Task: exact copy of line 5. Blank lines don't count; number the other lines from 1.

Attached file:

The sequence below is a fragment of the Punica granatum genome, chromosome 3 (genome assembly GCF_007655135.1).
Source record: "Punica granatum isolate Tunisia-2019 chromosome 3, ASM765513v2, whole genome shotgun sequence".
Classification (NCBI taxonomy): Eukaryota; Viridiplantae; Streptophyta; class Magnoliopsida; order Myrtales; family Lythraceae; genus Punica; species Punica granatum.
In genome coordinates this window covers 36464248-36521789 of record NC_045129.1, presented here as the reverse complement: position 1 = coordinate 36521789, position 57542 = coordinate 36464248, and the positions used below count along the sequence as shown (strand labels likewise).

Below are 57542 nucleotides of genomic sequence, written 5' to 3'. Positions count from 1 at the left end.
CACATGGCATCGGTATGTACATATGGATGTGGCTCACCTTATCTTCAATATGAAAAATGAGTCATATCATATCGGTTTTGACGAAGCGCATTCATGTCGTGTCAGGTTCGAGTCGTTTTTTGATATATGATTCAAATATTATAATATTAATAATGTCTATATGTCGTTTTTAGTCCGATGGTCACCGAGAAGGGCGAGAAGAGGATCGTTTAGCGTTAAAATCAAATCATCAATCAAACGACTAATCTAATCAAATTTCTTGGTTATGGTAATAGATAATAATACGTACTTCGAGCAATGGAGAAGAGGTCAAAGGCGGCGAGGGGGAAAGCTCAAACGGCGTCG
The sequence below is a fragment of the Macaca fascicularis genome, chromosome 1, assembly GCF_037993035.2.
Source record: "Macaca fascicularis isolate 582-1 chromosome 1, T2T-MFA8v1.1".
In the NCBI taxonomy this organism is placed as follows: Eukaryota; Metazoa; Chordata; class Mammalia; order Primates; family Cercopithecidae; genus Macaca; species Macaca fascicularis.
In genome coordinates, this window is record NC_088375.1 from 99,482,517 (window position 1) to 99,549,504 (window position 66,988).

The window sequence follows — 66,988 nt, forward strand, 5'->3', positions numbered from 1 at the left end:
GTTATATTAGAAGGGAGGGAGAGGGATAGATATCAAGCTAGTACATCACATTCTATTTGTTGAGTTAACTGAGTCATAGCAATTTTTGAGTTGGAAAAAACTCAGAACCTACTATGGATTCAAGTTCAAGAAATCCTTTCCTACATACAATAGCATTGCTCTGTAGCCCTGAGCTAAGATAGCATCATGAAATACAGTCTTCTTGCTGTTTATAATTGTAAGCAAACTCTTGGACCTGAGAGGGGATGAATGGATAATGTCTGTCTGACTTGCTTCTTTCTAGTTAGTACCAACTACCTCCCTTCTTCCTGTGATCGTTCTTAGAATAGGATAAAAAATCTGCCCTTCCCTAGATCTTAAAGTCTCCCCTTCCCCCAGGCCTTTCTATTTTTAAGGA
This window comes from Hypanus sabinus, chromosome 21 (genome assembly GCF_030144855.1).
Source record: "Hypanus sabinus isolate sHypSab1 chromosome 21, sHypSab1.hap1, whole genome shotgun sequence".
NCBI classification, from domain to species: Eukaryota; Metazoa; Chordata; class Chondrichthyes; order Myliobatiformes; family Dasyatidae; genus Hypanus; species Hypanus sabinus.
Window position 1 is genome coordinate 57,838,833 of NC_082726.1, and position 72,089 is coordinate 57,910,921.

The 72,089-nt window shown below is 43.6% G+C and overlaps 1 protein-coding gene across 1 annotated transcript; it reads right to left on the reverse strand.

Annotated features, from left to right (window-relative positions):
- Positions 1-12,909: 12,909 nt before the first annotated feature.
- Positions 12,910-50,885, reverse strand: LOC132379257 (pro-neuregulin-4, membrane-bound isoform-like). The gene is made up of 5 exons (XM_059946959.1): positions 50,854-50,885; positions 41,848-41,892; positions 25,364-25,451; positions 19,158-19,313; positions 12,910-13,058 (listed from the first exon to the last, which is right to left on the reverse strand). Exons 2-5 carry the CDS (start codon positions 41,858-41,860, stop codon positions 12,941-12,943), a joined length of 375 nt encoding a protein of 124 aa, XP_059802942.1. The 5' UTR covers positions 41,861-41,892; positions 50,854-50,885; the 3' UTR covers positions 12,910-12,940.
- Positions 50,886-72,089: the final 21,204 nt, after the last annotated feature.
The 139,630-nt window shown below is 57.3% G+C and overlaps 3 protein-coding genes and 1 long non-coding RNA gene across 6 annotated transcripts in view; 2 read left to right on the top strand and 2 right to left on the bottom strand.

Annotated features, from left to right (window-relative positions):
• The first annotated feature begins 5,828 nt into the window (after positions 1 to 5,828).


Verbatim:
Below are 57542 nucleotides of genomic sequence, written 5' to 3'. Positions count from 1 at the left end.